23. Lou G says:

    I have been praying that God would grant me better clarity on this issue and charity for our brother in Christ.

    A quote from Paul Alexender of 9 Marks has been helpful to me:
    “the tendency of purpose to replace the primacy of the Gospel has implications for the life of the church that we are confident Warren would not intend.”

    One the one hand, I have witnessed some of the implications for the life of the church where purpose replaces the Gospel as a primary driving force. I have seen what happens where reformed doctrine is clearly stated in the mission statement, but is ignored at the level of ecclesiology. It has been a truly traumatic experience for many people I know.

    On the other hand, I have been greatly convicted of my heart too.
    Warren is clearly on the same team — not a heretic. He is the Lord’s servant and I must not judge God’s servant. I can still take a stand on certain seeker sensitive practices in the church, and love my brother in the Lord.
    Peace, Lou G.

  24. Steve D says:

    From the way that some are acting, you would have thought that John Piper had invited Christopher Hitchens to speak. I have not seen one reference where Rick Warren has denounced the Gospel. I haven’t even seen statements where he could be accused of misrepresenting the Gospel. What I have seen is a lot of accusations and innuendo. I don’t agree 100% with Warren, but his presentation of the Gospel is Biblical. He’s not everyone’s cup of tea, but that is why God raises up different people.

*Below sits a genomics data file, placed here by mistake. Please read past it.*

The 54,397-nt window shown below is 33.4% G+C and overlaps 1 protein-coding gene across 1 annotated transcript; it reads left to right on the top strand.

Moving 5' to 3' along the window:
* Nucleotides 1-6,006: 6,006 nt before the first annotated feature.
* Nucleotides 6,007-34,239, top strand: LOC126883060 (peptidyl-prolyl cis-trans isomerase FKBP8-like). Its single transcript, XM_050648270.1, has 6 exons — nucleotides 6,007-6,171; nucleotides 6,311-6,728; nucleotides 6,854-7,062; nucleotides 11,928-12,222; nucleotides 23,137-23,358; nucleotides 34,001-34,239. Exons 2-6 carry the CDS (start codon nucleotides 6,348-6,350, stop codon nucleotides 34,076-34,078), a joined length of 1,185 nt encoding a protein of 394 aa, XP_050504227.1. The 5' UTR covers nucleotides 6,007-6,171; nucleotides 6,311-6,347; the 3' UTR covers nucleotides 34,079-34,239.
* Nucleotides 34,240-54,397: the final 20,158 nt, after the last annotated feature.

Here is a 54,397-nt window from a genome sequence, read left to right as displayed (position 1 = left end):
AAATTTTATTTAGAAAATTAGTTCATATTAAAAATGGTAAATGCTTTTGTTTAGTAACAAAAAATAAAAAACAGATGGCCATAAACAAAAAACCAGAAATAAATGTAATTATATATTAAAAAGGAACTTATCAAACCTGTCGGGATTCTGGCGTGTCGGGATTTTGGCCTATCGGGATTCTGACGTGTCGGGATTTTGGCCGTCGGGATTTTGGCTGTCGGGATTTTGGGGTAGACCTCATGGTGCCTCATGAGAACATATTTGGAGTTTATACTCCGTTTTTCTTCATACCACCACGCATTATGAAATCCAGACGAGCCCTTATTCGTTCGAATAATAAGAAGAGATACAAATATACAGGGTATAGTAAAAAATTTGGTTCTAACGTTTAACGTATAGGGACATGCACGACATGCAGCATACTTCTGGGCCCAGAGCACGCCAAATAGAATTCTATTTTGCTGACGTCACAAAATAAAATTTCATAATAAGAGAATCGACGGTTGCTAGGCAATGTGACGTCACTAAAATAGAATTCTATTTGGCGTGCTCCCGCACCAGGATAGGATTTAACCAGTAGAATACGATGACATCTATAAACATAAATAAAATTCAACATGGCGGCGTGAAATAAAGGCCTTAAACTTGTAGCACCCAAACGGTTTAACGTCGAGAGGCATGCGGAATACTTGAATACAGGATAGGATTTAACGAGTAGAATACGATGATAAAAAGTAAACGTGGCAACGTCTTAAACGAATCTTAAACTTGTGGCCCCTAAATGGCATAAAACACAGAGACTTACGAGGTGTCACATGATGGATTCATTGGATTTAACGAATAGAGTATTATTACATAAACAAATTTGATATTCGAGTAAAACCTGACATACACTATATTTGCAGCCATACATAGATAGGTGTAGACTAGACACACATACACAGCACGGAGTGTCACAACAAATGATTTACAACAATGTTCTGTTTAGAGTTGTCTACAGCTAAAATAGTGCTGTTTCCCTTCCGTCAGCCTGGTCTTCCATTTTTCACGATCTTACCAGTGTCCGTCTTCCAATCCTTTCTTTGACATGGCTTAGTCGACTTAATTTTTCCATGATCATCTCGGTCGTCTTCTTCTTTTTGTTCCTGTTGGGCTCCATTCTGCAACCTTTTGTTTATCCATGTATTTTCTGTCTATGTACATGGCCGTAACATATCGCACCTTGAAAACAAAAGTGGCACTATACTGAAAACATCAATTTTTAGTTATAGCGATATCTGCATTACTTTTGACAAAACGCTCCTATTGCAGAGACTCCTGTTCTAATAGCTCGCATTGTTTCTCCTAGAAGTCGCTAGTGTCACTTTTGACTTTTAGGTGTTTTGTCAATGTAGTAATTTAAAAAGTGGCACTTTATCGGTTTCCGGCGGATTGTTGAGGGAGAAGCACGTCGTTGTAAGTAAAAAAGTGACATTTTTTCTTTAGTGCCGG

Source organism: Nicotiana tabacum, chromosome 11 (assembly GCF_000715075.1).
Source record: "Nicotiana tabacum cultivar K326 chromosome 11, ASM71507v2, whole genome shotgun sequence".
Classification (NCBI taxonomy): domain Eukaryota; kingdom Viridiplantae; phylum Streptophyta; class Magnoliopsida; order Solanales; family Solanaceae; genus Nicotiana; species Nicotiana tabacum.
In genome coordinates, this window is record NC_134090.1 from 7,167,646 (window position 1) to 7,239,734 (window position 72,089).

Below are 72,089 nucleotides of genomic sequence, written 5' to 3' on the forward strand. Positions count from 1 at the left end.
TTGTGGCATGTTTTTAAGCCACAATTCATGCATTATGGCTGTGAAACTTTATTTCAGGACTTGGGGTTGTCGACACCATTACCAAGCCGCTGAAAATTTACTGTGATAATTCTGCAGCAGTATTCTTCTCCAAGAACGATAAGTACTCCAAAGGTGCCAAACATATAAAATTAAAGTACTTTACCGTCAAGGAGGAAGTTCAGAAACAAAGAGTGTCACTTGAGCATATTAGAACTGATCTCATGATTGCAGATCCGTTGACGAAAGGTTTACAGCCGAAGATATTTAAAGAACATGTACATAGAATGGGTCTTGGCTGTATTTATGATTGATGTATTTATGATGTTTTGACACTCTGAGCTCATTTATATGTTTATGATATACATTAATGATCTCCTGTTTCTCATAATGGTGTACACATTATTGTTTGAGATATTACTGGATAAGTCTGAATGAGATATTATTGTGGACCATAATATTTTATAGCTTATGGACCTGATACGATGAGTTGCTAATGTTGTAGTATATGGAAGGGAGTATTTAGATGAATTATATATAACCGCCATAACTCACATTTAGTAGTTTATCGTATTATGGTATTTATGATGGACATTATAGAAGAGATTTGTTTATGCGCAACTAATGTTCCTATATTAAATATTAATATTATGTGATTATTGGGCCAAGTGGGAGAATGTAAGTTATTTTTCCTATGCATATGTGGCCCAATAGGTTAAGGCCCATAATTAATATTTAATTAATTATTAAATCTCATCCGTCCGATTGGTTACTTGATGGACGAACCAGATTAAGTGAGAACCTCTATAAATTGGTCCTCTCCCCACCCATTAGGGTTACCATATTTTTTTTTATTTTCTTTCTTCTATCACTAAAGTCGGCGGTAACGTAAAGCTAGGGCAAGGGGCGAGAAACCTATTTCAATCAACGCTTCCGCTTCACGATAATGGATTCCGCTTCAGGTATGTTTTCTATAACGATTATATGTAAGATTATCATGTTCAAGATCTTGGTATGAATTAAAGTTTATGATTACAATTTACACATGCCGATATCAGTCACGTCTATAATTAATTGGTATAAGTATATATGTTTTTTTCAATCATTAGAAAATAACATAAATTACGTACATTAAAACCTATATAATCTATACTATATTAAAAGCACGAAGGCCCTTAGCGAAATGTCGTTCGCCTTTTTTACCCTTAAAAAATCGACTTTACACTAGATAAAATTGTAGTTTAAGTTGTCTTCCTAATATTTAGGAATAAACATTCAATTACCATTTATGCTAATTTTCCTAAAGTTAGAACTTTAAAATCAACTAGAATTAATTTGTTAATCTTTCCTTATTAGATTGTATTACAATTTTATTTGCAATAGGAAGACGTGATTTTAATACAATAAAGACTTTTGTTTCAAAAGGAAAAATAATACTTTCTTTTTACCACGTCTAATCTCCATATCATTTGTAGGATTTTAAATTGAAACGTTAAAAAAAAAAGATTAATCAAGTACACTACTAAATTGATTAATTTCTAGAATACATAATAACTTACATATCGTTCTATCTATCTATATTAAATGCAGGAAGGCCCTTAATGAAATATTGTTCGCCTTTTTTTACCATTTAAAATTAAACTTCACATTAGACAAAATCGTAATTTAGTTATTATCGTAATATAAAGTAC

1. Lou G says:

      Steve, give me a break. You haven’t been reading if haven’t seen at least a few specifics on how PDL/PDC obscures and misrepresents the gospel. If you would like someone to spell it out for you with references, it would be better to do it offline. What’s your email?

      1. sean leroy says: